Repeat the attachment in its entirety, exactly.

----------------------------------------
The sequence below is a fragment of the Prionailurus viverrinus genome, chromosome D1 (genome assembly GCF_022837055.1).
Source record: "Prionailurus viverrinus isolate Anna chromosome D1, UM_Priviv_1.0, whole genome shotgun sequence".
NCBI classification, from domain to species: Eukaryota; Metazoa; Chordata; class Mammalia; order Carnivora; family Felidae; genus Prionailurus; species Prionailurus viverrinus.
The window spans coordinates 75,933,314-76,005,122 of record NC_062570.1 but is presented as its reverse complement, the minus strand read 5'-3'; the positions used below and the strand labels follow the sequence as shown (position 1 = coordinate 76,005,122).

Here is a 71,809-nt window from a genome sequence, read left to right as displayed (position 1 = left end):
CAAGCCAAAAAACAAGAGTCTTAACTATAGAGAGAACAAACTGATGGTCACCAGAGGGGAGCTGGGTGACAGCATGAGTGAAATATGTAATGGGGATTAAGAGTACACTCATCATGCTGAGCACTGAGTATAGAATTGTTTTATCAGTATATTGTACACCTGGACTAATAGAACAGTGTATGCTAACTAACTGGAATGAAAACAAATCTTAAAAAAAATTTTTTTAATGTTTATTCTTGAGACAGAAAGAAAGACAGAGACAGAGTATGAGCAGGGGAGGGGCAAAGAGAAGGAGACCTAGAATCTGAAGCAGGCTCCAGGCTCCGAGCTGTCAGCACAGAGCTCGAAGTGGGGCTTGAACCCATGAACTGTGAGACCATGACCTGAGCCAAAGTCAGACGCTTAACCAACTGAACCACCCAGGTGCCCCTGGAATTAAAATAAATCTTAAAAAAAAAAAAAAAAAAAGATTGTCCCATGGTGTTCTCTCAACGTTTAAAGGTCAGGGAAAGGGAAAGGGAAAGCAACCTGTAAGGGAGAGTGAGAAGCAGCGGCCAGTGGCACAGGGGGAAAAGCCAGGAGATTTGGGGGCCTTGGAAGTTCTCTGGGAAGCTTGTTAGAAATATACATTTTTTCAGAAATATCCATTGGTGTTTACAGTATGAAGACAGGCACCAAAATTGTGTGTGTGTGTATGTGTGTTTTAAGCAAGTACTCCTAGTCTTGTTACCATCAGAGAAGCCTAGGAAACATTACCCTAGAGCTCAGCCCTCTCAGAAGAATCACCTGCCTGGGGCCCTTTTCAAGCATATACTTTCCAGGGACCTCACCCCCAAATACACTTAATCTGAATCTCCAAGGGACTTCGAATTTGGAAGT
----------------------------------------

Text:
The sequence below is a fragment of the Prionailurus viverrinus genome, chromosome D1 (genome assembly GCF_022837055.1).
Source record: "Prionailurus viverrinus isolate Anna chromosome D1, UM_Priviv_1.0, whole genome shotgun sequence".
NCBI classification, from domain to species: Eukaryota; Metazoa; Chordata; class Mammalia; order Carnivora; family Felidae; genus Prionailurus; species Prionailurus viverrinus.
The window spans coordinates 75,933,314-76,005,122 of record NC_062570.1 but is presented as its reverse complement, the minus strand read 5'-3'; the positions used below and the strand labels follow the sequence as shown (position 1 = coordinate 76,005,122).

Here is a 71,809-nt window from a genome sequence, read left to right as displayed (position 1 = left end):
CAAGCCAAAAAACAAGAGTCTTAACTATAGAGAGAACAAACTGATGGTCACCAGAGGGGAGCTGGGTGACAGCATGAGTGAAATATGTAATGGGGATTAAGAGTACACTCATCATGCTGAGCACTGAGTATAGAATTGTTTTATCAGTATATTGTACACCTGGACTAATAGAACAGTGTATGCTAACTAACTGGAATGAAAACAAATCTTAAAAAAAATTTTTTTAATGTTTATTCTTGAGACAGAAAGAAAGACAGAGACAGAGTATGAGCAGGGGAGGGGCAAAGAGAAGGAGACCTAGAATCTGAAGCAGGCTCCAGGCTCCGAGCTGTCAGCACAGAGCTCGAAGTGGGGCTTGAACCCATGAACTGTGAGACCATGACCTGAGCCAAAGTCAGACGCTTAACCAACTGAACCACCCAGGTGCCCCTGGAATTAAAATAAATCTTAAAAAAAAAAAAAAAAAAAGATTGTCCCATGGTGTTCTCTCAACGTTTAAAGGTCAGGGAAAGGGAAAGGGAAAGCAACCTGTAAGGGAGAGTGAGAAGCAGCGGCCAGTGGCACAGGGGGAAAAGCCAGGAGATTTGGGGGCCTTGGAAGTTCTCTGGGAAGCTTGTTAGAAATATACATTTTTTCAGAAATATCCATTGGTGTTTACAGTATGAAGACAGGCACCAAAATTGTGTGTGTGTGTATGTGTGTTTTAAGCAAGTACTCCTAGTCTTGTTACCATCAGAGAAGCCTAGGAAACATTACCCTAGAGCTCAGCCCTCTCAGAAGAATCACCTGCCTGGGGCCCTTTTCAAGCATATACTTTCCAGGGACCTCACCCCCAAATACACTTAATCTGAATCTCCAAGGGACTTCGAATTTGGAAGT